“Elvis” Hacks Raspberry Pi and Siri to Command Garage Door, Lights, Thermostat and More (Video)
Take command of your entire home, with just your voice and Raspberry Pi running SiriProxy. The future is now and I feel old. I remember when the gadgets of Dick Tracy, Maxwell Smart and Chuck Dixon were mere figments of televised imaginations. But in our current barely sober reality the truth is still stranger than fiction. Currently, I am arguably the smartest thing in my home–mostly because the wife and daughter aren’t here right now. But that’s beside the point. Technology wants to fill my humble abode with inanimate objects that are exceedingly more intelligent than myself. There are smartphones, smart cars and now Smarthomes themselves.
“Elvis Impersonator” is a crafty YouTube user who can hack together some truly incredible things. Over 3 long arduous days, Elvis has managed to exceed the limits of Siri by making the digital damsel work cohesively with his garage doors, room lights, television for changing channels, home security system and even his thermostat. The impersonator of the man who never owned a pair of Blue Suede shoes, has effectively hacked his home to respond in ways similar to what the Almond+ Smarthome router can do, which we reported on last month.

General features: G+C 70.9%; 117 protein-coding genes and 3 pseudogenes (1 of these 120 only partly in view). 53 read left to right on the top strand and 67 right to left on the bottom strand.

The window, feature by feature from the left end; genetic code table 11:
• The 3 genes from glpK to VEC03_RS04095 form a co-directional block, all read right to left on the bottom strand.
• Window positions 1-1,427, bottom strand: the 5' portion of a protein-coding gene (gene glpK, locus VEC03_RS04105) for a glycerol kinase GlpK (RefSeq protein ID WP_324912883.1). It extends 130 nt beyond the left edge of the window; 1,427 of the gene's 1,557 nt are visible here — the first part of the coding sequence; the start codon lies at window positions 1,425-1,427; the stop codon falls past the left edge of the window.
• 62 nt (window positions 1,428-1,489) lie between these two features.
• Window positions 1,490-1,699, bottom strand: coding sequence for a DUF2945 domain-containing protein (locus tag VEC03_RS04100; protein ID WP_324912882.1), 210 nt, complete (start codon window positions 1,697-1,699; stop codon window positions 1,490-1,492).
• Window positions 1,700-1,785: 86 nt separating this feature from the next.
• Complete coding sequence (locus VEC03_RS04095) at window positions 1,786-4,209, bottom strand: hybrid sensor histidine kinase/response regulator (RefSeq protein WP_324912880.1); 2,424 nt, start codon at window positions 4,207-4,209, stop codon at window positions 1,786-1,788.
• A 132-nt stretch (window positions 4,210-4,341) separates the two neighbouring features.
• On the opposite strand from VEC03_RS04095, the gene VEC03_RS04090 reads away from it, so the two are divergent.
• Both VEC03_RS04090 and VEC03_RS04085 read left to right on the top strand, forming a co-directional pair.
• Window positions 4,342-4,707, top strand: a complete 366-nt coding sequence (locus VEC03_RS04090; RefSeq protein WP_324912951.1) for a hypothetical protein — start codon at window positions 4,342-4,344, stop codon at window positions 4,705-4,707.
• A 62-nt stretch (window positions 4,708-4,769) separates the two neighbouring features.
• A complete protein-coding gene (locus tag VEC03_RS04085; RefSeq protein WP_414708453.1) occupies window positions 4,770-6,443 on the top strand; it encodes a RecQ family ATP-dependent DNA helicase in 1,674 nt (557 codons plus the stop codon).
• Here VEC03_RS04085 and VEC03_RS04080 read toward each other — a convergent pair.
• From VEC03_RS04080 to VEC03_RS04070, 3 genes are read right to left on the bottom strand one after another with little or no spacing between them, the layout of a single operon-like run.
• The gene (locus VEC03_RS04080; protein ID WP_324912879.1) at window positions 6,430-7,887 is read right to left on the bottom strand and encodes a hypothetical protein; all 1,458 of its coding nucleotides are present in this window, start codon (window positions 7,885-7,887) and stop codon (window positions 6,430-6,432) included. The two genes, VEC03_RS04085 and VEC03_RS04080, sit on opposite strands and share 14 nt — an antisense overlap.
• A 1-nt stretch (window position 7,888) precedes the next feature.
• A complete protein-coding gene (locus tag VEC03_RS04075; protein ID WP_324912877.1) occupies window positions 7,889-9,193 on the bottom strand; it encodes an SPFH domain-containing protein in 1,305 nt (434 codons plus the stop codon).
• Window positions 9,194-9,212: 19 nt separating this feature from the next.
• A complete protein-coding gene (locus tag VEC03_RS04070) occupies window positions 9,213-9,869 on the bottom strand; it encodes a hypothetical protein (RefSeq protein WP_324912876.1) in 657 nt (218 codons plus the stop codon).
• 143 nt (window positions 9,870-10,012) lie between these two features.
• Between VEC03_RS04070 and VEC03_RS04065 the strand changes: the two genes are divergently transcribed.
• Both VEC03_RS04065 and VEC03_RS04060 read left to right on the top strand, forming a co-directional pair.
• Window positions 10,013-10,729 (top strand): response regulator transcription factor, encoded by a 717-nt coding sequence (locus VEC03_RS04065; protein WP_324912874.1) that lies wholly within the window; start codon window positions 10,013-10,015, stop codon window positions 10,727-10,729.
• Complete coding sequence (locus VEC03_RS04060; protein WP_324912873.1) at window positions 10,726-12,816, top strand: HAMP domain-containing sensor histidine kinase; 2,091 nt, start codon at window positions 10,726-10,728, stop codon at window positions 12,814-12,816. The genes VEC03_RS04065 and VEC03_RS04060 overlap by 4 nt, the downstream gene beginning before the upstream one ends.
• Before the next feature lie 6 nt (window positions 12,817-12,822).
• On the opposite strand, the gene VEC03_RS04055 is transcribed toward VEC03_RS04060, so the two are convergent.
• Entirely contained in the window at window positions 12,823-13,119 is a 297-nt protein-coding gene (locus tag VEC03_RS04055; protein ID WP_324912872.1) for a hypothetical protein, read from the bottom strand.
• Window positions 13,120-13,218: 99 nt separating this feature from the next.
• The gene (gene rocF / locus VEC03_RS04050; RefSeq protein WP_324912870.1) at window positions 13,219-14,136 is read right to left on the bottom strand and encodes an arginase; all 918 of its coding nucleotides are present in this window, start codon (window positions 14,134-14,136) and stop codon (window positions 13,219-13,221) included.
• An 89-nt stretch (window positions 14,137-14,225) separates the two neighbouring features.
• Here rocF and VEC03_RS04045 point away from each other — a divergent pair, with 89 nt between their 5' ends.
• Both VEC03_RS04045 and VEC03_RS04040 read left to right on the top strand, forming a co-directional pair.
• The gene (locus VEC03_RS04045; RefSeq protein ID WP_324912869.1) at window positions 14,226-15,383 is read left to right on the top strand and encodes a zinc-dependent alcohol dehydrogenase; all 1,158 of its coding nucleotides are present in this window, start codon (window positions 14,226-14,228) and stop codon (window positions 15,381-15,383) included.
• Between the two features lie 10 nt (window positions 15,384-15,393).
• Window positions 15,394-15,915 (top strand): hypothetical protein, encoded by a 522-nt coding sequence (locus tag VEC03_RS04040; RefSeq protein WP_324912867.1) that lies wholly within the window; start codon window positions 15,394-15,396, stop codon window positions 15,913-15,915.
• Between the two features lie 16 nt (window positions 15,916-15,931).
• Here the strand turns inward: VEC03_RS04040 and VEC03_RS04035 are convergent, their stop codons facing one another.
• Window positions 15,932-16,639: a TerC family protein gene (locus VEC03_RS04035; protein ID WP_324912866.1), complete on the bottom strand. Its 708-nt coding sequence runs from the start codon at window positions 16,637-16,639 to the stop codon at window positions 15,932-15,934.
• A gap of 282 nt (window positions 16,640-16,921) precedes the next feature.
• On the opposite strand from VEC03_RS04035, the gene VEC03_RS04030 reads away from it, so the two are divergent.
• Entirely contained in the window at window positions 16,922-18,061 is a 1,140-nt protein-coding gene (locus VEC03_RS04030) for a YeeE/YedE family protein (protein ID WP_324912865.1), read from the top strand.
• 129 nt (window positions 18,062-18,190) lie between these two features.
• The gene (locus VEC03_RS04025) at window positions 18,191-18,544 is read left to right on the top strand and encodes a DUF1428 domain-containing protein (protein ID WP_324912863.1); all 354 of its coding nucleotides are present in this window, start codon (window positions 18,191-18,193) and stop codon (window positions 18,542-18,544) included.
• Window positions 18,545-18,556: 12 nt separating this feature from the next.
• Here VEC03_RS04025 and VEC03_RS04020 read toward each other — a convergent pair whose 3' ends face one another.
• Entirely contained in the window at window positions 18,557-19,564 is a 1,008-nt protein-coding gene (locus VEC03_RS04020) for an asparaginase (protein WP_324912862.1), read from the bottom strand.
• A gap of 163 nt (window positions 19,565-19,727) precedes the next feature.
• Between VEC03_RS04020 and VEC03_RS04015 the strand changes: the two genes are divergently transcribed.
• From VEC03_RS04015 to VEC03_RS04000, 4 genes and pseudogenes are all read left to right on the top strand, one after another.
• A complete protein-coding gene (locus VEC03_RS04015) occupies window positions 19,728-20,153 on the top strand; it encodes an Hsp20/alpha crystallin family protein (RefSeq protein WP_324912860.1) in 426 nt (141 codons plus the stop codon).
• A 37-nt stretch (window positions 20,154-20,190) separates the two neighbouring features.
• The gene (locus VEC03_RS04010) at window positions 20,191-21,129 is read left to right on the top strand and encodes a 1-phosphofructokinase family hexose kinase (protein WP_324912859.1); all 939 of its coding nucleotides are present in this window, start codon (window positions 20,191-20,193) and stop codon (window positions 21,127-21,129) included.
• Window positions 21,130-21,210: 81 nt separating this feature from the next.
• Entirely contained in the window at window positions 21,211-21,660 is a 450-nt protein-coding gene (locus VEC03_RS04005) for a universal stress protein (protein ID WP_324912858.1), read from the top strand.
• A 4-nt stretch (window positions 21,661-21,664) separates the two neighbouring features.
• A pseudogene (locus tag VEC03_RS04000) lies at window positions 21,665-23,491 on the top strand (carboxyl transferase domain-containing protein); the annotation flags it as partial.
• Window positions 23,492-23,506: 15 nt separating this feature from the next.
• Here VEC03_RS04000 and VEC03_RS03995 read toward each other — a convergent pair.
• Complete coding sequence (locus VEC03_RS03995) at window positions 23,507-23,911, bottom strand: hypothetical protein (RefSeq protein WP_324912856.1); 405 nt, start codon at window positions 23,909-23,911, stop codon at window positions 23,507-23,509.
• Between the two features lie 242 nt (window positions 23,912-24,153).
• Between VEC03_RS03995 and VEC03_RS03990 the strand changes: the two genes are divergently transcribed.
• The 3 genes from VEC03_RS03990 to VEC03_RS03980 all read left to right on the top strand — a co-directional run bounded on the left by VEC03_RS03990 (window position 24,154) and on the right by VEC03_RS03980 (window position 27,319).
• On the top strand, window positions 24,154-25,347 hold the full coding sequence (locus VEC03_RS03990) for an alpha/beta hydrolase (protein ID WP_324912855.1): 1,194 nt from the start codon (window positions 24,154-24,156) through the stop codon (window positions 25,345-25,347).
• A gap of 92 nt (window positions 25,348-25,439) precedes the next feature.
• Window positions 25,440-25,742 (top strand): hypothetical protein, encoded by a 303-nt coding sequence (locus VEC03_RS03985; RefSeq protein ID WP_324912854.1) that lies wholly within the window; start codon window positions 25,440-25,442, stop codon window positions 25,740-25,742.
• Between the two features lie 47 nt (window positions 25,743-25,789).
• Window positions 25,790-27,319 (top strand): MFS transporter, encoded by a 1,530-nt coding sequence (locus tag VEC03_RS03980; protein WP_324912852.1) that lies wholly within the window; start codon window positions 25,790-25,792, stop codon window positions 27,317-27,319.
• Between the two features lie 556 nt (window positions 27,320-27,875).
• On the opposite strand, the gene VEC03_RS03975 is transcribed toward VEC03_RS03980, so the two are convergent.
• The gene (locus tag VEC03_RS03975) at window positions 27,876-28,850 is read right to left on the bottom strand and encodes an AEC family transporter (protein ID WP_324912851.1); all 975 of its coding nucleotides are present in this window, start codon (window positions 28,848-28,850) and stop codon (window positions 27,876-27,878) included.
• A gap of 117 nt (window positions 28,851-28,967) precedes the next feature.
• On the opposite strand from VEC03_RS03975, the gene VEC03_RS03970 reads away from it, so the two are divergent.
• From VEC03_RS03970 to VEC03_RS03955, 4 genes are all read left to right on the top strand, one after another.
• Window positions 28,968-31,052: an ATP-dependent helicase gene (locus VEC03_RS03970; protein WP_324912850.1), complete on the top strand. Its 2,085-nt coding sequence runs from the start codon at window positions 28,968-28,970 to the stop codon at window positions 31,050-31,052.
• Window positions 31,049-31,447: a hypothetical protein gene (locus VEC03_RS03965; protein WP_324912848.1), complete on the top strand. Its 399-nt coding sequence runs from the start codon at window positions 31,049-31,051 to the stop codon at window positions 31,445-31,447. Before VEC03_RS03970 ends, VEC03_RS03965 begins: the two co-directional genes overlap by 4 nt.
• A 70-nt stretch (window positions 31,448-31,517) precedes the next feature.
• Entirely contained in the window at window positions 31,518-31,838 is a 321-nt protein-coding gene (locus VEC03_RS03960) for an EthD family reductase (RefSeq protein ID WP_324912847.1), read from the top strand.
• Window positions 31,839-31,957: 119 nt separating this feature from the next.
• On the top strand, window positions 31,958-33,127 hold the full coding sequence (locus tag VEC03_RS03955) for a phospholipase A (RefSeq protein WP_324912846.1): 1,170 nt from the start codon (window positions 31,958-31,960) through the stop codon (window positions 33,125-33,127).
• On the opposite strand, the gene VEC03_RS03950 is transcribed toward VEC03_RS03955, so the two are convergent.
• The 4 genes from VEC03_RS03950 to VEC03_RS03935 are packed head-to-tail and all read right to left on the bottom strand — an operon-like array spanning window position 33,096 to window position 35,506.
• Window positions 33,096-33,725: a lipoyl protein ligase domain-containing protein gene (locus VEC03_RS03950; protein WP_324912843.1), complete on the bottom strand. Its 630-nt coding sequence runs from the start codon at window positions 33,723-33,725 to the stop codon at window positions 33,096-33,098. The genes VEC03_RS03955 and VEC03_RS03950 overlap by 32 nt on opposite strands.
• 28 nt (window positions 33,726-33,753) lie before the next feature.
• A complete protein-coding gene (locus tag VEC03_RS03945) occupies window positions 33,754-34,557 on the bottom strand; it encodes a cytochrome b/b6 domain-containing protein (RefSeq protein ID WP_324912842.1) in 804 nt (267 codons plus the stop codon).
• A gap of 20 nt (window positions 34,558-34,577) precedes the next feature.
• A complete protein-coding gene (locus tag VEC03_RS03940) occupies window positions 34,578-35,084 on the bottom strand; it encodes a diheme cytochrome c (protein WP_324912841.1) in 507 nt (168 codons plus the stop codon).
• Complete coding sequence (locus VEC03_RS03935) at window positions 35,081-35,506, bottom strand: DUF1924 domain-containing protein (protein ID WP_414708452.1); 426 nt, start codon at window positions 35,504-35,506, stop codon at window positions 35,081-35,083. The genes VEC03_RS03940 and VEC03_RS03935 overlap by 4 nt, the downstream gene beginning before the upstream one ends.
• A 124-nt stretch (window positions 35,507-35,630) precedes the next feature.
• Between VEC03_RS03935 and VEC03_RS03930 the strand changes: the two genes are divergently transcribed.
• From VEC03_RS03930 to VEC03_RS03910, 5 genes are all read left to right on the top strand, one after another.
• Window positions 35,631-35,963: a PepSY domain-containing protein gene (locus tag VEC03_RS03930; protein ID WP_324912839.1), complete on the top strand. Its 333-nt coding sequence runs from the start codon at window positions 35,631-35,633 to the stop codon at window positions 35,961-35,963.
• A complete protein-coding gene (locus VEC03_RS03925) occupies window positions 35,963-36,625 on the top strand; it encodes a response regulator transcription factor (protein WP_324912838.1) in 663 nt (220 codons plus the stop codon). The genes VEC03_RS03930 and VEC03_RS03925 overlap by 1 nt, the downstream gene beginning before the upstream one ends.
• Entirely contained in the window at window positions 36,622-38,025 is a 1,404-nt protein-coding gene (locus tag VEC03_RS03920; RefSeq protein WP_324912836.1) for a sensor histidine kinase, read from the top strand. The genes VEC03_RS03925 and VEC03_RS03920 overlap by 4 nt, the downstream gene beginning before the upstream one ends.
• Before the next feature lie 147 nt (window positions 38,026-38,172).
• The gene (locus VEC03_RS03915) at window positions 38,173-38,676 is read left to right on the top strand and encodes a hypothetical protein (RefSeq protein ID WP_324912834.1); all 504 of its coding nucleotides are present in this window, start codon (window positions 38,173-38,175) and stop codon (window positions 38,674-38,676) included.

Elvis, savvy tinkerer that he is, is only making use of SiriProxy plugin that are open-sourced and easily obtainable with a download at his GitHub site. Furthermore, SourceForge is hosting a RPi SD card image that Elvis Impersonator compiled. It has his SiriProxy already installed. Snatch it up and see how you can bestow basic cognition to your inanimate dwellings or beyond.
The man himself writes-
I have been following the development of SiriProxy since its initial appearance in November 2011 and even got it installed and working on an Marvell SheevaPlug ARM based plug computer. I spent countless nights dreaming of the day I could use voice commands to control my home, but I was still under a long-term contract on my existing iPhone. I already had been experimenting with IP2IR control in various forms, but the controller I use in the video seemed to offer the most features which the manufacturer added a REST API in March 2012.